The tender process for the Main Street reconstruction project is complete and there will need to be some decisions made at the council level on how to proceed with the lowest bid coming in at more than $1 million above the budgeted amount.
See related: City puts Main Street reconstruction project out to tender
"Staff is now reviewing the details of the tender submissions to ensure they meet the specified criteria and will be looking at options to present to council in light of the bids coming in higher than estimated," says Gord Young, the City of North Bay's communications officer.
According to the City, the overall project cost, including $340,000 for engineering and design plus contingencies, was estimated at a total of $7.6 million in the 2023 budget. That includes $690,000 in NOHFC funding and approximately $3 million in Ontario Community infrastructure funding (OCIF). In this scenario, the cost to taxpayers is about $4 million.
In March 2022, the construction cost was pegged at $6.2 million.
The City received five bids for the construction phase ranging from a low of $8.85 million to a high of $10.53 million:
- MCA Contracting Ltd. (Sudbury): $8,850,335
- Kenalex Construction Co. Ltd. (North Bay): $8,898,310
- Dominion Construction (Capreol): $9,158,758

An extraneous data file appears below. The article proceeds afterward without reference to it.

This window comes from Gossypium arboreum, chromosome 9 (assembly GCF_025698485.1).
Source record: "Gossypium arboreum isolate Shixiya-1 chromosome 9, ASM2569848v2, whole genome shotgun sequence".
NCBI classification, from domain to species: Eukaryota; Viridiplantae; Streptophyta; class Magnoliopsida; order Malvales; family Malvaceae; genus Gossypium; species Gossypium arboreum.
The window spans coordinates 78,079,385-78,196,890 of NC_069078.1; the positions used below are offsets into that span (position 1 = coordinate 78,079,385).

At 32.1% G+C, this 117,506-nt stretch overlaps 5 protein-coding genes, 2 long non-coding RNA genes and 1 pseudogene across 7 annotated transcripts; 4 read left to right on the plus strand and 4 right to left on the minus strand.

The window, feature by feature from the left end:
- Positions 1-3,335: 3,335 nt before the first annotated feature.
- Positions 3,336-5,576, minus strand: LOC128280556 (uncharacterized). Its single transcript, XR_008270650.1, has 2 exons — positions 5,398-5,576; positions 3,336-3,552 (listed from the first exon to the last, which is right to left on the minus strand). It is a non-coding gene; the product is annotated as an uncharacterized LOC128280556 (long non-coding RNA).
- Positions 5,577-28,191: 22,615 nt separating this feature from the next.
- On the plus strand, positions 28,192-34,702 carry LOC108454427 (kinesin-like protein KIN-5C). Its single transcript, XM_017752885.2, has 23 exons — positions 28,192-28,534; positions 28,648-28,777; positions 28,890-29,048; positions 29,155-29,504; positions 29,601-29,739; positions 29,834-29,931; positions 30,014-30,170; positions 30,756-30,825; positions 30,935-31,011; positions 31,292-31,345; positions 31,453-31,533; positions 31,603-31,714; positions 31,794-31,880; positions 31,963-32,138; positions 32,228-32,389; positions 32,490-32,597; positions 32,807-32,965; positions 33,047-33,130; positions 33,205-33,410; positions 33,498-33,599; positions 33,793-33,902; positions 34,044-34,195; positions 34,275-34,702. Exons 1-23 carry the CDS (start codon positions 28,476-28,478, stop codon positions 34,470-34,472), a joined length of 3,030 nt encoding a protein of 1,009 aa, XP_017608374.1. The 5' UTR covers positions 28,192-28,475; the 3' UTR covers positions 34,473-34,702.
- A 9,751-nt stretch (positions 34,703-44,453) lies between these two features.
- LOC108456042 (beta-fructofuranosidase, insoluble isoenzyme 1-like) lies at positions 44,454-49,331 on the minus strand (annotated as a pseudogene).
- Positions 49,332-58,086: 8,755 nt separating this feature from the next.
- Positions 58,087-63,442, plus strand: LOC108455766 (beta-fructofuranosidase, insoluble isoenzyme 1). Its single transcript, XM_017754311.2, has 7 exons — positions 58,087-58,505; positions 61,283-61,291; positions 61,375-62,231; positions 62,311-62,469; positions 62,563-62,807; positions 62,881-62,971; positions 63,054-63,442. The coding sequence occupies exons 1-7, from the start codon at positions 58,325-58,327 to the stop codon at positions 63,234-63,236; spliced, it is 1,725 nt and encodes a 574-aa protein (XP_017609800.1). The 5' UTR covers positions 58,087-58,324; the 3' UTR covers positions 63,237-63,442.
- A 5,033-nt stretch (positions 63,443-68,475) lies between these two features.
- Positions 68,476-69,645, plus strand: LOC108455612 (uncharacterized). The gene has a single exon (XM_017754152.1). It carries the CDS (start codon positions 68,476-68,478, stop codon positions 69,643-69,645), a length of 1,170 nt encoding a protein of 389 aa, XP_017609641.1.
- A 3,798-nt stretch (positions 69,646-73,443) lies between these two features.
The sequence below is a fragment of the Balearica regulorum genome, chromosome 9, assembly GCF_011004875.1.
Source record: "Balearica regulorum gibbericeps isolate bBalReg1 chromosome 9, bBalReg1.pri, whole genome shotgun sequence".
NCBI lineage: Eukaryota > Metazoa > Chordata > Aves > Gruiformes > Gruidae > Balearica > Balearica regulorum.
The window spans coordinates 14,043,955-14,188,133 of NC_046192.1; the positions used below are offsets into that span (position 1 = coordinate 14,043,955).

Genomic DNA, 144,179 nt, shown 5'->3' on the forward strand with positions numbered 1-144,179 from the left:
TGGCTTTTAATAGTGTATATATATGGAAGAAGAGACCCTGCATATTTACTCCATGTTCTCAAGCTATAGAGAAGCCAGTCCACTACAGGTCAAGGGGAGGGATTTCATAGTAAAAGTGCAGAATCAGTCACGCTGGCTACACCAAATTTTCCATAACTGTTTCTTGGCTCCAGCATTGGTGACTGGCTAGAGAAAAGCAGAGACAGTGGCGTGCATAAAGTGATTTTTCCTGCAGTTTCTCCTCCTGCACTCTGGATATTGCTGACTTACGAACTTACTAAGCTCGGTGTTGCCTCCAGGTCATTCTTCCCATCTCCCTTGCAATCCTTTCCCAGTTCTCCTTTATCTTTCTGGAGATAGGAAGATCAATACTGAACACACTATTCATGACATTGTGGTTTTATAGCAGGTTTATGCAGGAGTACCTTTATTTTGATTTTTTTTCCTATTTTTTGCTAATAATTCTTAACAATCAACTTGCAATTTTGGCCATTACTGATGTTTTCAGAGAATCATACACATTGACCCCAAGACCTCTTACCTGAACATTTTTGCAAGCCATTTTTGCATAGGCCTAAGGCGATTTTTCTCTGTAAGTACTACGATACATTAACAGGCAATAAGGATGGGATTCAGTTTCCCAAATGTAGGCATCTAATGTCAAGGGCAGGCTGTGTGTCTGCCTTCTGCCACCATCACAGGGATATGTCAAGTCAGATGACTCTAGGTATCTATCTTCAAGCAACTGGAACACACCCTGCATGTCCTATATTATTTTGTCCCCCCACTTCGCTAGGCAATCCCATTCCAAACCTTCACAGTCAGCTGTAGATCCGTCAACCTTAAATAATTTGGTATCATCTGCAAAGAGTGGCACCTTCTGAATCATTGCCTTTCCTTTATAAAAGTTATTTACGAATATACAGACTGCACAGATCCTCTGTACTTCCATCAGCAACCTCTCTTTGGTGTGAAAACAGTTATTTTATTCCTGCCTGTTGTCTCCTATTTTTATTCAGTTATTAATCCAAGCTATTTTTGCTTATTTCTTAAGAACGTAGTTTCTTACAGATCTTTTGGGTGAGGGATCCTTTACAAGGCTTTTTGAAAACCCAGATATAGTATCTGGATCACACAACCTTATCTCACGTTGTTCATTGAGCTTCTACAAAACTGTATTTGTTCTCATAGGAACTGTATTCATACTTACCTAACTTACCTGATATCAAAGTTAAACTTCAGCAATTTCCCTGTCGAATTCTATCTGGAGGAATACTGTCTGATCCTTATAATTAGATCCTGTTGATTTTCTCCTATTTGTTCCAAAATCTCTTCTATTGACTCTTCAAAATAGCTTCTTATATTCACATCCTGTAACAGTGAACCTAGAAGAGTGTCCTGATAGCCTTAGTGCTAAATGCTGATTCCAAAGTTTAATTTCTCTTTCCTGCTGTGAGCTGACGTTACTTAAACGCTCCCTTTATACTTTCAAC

- Canor Construction (North Bay): $9,630,975
- Ed Seguin and Sons Trucking and Paving Ltd (West Nipissing): $10,539,419
It was hoped the Main Street reconstruction — already delayed one year at the request of members of Downtown North Bay & Waterfront — would get underway this summer.
See related: City asked to push $6.2M Main Street project to 2023 as downtown businesses recover from pandemic
Once the staff report is presented, council members will decide whether the project should proceed at the higher than anticipated cost; whether the project can be scaled back; or, if the project should be delayed or scrapped altogether.
The planned work involves the reconstruction of Main Street from Cassells Street to Sherbrooke Street and Ferguson Street from Main Street to Oak Street, as outlined in the North Bay Downtown Waterfront Master Plan (DWMP).
See also: Report: Main Street 'beyond rehabilitation'
The work will involve replacement of surface infrastructure including a new asphalt roadway, brushed concrete and exposed aggregate sidewalks, curb and gutter, retaining walls, stairs, railings, benches, traffic lights, festoon lighting and other ancillary works. It would be the first major renovation to Main Street in nearly 40 years.
It is possible this sort of underestimation of contractor bids could figure into the advancement of the new community and recreation centre, as that project prepares to enter its own tender process.